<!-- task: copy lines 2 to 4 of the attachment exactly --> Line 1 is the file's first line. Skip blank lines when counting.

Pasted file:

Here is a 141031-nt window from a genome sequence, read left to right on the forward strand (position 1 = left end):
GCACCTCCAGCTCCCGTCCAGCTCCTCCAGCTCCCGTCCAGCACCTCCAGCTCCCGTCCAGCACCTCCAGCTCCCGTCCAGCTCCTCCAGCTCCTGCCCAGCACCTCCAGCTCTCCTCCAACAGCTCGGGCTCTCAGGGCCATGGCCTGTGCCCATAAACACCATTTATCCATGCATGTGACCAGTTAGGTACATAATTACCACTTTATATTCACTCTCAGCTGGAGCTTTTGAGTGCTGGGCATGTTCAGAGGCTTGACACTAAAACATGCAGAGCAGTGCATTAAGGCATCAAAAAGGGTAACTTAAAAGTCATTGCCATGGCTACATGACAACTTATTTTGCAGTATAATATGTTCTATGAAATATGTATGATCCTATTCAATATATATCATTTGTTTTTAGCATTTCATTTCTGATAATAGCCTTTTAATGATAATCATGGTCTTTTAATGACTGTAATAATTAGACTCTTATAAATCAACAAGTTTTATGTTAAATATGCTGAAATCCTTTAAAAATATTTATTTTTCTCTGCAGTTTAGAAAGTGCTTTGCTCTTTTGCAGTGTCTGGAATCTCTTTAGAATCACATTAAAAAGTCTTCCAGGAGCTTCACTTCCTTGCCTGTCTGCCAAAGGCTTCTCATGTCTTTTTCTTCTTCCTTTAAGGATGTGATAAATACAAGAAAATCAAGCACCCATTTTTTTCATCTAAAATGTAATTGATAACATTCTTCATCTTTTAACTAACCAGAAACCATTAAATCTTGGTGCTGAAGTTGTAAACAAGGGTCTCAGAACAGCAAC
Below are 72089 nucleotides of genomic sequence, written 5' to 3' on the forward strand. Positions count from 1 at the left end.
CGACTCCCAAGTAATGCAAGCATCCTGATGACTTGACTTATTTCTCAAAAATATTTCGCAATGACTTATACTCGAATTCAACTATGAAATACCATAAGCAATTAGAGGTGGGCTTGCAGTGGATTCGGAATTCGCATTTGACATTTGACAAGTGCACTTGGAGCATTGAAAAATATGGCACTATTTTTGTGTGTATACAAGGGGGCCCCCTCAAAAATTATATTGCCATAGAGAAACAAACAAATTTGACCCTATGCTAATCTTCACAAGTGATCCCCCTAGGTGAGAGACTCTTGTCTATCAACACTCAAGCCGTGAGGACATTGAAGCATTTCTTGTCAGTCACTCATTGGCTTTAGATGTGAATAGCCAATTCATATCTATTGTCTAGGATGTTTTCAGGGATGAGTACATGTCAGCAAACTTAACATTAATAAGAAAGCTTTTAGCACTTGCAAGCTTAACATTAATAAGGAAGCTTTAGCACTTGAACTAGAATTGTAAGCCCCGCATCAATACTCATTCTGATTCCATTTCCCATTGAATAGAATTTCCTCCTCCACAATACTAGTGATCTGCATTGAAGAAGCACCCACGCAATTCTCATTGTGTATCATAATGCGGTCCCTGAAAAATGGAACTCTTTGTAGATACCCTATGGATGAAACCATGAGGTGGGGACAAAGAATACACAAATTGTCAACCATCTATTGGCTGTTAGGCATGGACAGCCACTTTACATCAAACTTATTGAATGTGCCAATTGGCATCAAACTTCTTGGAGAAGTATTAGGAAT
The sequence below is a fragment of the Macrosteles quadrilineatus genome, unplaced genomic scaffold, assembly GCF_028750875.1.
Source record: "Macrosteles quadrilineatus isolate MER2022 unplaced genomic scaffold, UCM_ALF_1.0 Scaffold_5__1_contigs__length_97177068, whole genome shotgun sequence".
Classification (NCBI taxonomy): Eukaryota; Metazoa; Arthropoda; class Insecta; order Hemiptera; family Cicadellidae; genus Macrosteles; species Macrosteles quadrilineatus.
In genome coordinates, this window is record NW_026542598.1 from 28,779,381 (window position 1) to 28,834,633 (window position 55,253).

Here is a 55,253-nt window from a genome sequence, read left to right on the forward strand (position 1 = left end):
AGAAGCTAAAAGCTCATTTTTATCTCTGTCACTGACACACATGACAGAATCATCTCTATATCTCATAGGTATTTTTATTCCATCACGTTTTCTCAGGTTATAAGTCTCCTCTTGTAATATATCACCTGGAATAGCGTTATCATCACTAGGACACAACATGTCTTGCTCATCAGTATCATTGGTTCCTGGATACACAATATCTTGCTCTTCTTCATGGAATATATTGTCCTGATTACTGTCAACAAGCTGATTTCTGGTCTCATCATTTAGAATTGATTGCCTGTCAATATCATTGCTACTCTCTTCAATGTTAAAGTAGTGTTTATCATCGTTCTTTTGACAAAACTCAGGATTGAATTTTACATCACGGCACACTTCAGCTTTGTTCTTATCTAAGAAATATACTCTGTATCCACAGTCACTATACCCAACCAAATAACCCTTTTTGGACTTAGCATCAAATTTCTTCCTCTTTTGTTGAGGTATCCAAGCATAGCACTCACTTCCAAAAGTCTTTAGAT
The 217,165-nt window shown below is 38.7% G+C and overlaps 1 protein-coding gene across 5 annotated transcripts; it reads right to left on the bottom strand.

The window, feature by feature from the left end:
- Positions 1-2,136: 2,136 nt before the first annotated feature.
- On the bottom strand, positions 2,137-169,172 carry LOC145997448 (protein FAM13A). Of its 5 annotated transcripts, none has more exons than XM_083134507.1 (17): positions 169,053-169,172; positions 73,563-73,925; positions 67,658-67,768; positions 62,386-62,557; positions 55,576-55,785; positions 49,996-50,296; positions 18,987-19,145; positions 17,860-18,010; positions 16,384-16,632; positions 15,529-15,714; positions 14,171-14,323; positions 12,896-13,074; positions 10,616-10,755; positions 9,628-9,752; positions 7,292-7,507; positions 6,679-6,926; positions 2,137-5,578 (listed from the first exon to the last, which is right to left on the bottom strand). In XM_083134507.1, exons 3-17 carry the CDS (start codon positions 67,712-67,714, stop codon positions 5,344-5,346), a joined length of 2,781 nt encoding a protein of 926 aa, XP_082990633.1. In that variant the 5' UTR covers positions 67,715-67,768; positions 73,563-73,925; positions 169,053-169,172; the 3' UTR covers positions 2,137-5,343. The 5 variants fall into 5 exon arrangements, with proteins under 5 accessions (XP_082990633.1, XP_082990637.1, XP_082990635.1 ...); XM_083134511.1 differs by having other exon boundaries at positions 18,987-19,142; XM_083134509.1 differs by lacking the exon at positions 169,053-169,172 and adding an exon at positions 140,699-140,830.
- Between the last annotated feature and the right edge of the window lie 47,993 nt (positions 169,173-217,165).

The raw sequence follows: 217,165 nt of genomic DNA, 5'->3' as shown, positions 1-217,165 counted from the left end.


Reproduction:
GCACCTCCAGCTCCCGTCCAGCTCCTCCAGCTCCCGTCCAGCACCTCCAGCTCCCGTCCAGCACCTCCAGCTCCCGTCCAGCTCCTCCAGCTCCTGCCCAGCACCTCCAGCTCTCCTCCAACAGCTCGGGCTCTCAGGGCCATGGCCTGTGCCCATAAACACCATTTATCCATGCATGTGACCAGTTAGGTACATAATTACCACTTTATATTCACTCTCAGCTGGAGCTTTTGAGTGCTGGGCATGTTCAGAGGCTTGACACTAAAACATGCAGAGCAGTGCATTAAGGCATCAAAAAGGGTAACTTAAAAGTCATTGCCATGGCTACATGACAACTTATTTTGCAGTATAATATGTTCTATGAAATATGTATGATCCTATTCAATATATATCATTTGTTTTTAGCATTTCATTTCTGATAATAGCCTTTTAATGATAATCATGGTCTTTTAATGACTGTAATAATTAGACTCTTATAAATCAACAAGTTTTATGTTAAATATGCTGAAATCCTTTAAAAATATTTATTTTTCTCTGCAGTTTAGAAAGTGCTTTGCTCTTTTGCAGTGTCTGGAATCTCTTTAGAATCACATTAAAAAGTCTTCCAGGAGCTTCACTTCCTTGCCTGTCTGCCAAAGGCTTCTCATGTCTTTTTCTTCTTCCTTTAAGGATGTGATAAATACAAGAAAATCAAGCACCCATTTTTTTCATCTAAAATGTAATTGATAACATTCTTCATCTTTTAACTAACCAGAAACCATTAAATCTTGGTGCTGAAGTTGTAAACAAGGGTCTCAGAACAGCAAC
Below are 72089 nucleotides of genomic sequence, written 5' to 3' on the forward strand. Positions count from 1 at the left end.
CGACTCCCAAGTAATGCAAGCATCCTGATGACTTGACTTATTTCTCAAAAATATTTCGCAATGACTTATACTCGAATTCAACTATGAAATACCATAAGCAATTAGAGGTGGGCTTGCAGTGGATTCGGAATTCGCATTTGACATTTGACAAGTGCACTTGGAGCATTGAAAAATATGGCACTATTTTTGTGTGTATACAAGGGGGCCCCCTCAAAAATTATATTGCCATAGAGAAACAAACAAATTTGACCCTATGCTAATCTTCACAAGTGATCCCCCTAGGTGAGAGACTCTTGTCTATCAACACTCAAGCCGTGAGGACATTGAAGCATTTCTTGTCAGTCACTCATTGGCTTTAGATGTGAATAGCCAATTCATATCTATTGTCTAGGATGTTTTCAGGGATGAGTACATGTCAGCAAACTTAACATTAATAAGAAAGCTTTTAGCACTTGCAAGCTTAACATTAATAAGGAAGCTTTAGCACTTGAACTAGAATTGTAAGCCCCGCATCAATACTCATTCTGATTCCATTTCCCATTGAATAGAATTTCCTCCTCCACAATACTAGTGATCTGCATTGAAGAAGCACCCACGCAATTCTCATTGTGTATCATAATGCGGTCCCTGAAAAATGGAACTCTTTGTAGATACCCTATGGATGAAACCATGAGGTGGGGACAAAGAATACACAAATTGTCAACCATCTATTGGCTGTTAGGCATGGACAGCCACTTTACATCAAACTTATTGAATGTGCCAATTGGCATCAAACTTCTTGGAGAAGTATTAGGAAT